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January 10, 2014

Does the Internet of Things have its head in the cloud?

Pontus Noren, the co-founder a director of Cloudreach, tells CBR his vision of bringing the world together through network-connected devices and cloud computing.

By Amy-Jo Crowley

Why is there so much hype for Internet-connected devices among equipment manufacturers, chipmakers and other technology developers?

Part of the Internet of Things (IoT) is driven by tech companies like Samsung or Cisco trying to generate demand for some of the existing devices that we don’t yet have. By their nature, they have to look for the next big thing. There are lots of different device hypes already out there, which will eventually reach a saturation point. Sales are now showing there’s a slowdown in the number of iPads sold compared to 12 or 18 months ago.

What innovations do you expect to unfold in the future?

We’ve seen some uptake around wearable devices for health and fitness, but the broader concept of IoT – everyday objects having their own IP address – will take more time to catch on because consumers usually buy new doors or fridges every ten or more years.

In terms of one of the things that connect to the Internet, what gets me excited is the ChromeBook and Chrome Rest from Google. They’ve simplified personal computing, making it more secure and quicker, from the way other platforms should have been before.

Forresster recently found that 26% of Americans are interested in controlling appliances with their smartphones, but 53% don’t really care about this at all. What would you put this disinterest down to?

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If you go back to 1992, and you ask the population how many needed to make a phone call when away from home, 53% probably would have said: "I can’t see any reason why on earth I would need to make a phone call driving or in the restaurant." But today, you get more than one phone per person in any Western economy. Apple created the smartphone market but, at the time, if you wanted a phone with a bunch of apps on it so you could play games, most people would have said: "No I want to use it to call." Until you have something in your hand that you feel they can give you, you perceive not to have the need to have it.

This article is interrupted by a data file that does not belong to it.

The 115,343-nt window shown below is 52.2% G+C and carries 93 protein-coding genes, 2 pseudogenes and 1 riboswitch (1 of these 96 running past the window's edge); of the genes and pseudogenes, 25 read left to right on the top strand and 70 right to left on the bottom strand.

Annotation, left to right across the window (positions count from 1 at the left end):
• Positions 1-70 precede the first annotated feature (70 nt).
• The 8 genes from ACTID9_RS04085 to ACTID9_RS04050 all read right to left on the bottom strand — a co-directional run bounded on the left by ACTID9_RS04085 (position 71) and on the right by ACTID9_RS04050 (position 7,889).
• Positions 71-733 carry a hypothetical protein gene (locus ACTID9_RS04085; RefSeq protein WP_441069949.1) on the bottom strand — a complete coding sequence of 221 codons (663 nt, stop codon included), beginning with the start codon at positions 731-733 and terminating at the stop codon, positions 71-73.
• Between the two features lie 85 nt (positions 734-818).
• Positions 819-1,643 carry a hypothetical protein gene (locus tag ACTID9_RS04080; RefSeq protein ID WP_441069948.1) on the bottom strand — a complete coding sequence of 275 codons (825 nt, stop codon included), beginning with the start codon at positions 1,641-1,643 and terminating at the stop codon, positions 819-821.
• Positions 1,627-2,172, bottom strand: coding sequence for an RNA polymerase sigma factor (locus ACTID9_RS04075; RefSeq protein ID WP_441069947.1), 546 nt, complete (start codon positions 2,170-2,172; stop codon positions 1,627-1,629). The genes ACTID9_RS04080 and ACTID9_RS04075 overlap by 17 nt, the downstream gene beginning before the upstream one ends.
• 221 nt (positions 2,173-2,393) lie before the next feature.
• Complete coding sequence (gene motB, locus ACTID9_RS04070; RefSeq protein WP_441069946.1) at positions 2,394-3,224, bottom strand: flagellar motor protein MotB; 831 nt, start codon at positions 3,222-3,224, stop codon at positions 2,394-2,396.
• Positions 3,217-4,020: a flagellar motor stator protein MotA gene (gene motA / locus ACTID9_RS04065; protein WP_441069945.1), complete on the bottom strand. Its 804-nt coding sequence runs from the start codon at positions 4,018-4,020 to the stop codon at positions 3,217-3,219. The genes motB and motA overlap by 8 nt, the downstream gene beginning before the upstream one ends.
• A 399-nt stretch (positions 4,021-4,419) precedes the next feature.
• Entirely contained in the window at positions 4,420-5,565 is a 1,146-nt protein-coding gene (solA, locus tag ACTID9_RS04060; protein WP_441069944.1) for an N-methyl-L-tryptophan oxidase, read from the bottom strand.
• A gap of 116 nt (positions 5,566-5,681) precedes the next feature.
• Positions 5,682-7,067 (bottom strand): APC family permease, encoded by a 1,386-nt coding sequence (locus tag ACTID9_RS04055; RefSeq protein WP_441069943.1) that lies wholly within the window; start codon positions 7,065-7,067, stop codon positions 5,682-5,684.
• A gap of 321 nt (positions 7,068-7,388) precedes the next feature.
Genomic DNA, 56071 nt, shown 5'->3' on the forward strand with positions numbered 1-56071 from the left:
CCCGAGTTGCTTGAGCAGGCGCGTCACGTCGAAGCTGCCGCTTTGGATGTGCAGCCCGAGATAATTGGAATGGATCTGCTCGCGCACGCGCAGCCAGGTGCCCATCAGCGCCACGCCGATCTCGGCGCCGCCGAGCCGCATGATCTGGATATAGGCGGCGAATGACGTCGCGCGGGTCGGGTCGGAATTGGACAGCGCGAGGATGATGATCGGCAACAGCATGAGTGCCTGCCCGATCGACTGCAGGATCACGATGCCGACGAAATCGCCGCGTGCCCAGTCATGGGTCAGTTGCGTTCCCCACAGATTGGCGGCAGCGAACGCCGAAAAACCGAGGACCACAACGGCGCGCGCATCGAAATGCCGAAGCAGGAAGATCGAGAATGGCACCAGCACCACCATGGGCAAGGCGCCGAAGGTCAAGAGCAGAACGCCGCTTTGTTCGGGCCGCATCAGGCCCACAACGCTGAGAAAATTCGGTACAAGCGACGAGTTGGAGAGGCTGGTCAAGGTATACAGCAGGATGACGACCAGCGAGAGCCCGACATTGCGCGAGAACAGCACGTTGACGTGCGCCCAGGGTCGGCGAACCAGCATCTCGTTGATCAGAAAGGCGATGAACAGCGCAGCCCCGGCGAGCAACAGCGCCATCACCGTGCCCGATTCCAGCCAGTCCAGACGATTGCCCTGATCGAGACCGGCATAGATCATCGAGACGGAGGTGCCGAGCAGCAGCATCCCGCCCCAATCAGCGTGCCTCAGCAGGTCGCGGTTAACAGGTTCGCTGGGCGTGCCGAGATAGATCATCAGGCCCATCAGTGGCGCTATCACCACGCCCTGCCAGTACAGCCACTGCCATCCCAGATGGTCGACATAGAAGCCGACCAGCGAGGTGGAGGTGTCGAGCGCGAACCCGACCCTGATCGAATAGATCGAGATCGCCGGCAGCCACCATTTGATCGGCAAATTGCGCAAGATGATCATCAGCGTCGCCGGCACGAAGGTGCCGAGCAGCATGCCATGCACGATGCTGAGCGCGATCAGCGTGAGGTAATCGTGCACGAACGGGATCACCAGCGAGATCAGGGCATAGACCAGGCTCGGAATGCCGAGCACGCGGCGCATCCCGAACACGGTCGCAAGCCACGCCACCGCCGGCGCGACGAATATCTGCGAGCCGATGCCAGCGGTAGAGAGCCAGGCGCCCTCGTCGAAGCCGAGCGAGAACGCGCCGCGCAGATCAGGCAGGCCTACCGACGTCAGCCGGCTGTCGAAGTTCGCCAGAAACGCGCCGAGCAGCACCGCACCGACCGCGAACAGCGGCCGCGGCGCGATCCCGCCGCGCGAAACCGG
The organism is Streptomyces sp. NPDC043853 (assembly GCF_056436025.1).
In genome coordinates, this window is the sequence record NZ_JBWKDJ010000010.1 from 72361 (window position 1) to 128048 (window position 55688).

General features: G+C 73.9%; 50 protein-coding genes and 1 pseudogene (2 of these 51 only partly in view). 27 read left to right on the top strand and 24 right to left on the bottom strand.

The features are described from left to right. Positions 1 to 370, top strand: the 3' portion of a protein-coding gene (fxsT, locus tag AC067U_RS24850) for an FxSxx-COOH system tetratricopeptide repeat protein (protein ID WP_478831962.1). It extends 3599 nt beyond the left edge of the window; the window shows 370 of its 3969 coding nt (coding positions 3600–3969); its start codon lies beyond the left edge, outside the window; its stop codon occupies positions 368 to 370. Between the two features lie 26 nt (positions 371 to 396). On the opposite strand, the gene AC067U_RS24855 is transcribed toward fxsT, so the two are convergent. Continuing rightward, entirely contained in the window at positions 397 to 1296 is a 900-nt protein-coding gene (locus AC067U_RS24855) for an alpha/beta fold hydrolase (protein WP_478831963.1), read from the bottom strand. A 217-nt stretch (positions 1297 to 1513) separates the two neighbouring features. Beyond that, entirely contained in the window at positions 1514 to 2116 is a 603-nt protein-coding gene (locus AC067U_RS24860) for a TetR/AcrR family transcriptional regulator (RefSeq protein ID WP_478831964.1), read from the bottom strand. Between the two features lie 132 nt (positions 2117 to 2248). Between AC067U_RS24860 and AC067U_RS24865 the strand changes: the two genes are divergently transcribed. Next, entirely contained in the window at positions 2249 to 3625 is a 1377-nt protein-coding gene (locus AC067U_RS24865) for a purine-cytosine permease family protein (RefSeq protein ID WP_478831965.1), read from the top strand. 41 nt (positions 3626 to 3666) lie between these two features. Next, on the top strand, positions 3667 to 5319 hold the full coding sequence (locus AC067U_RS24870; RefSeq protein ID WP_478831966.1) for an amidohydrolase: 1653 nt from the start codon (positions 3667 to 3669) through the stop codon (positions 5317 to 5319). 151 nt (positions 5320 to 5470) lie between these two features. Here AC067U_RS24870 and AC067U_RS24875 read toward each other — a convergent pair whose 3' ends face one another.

How is Cloudreach planning to tackle the IoT market?

Our role in all of this will be to work with startups to create the software to host and store the data in platforms like Amazon Web Services (AWS). If you’re on a website or a backing application for a smartphone application or Corporate EIP system, all the architecture and aspects of it will be different.

Our solutions are not yet specific to IoT or wearable devices, but in future will be aligned to the actual application that’s been hosted in a cloud environment like AWS. The methodology will not vary widely if that makes sense, so we’ll provide architected and scalable solutions that we manage, back up and label for these organisations to run their applications.

How does the issue of privacy fit in with the IoT concept?

This privacy debate will be gone once my kids grow up because previous generations have had to enter and share details on the Internet without thinking about the consequences. New Internet users will grow up with this, dealing with it in their own way.

There will always be a trade-off – we cannot use free services and not want to put personal information on it. And while some people will fight future developments in cloud computing and infrastructure for security reasons, more informed people realise that the most secure thing you can do is to use some of these platforms. Samsung and other tech innovators must not only prove they are capable of handling the data required to fuel this securely, but also that they’re worthy of doing so.

If we do it right, we’ll see higher levels of security than what you would have in a conventional data centre, so privacy is going to be less of a concern.

What players will emerge as leaders in providing these platforms?

When it comes to data storage and depending on their jurisdiction, if you’re talking about the UK, it’s not a problem for any company to store it an environment like Google’s cloud. That goes for other players like Amazon and Salesforce. It’s clear that older school IT companies like IBM, Microsoft and others could succeed, but I do think their DNA was made in the olden days, and some of them will not succeed and will probably not exist in a not too distance future.

Can you see any startups emerging to take on Google, Amazon and Salesforce?

No, for the simple reason that the barrier to entry into this industry is an enormous investment and you need an unbelievably deep pocket and time to build highly secure, scalable, automated and cost effective cloud environment, like Amazon and Google have done today. Microsoft is playing catch up and I’m pretty certain it’ll get there. Any other smaller companies that are trying to build their own cloud infrastructure will struggle.

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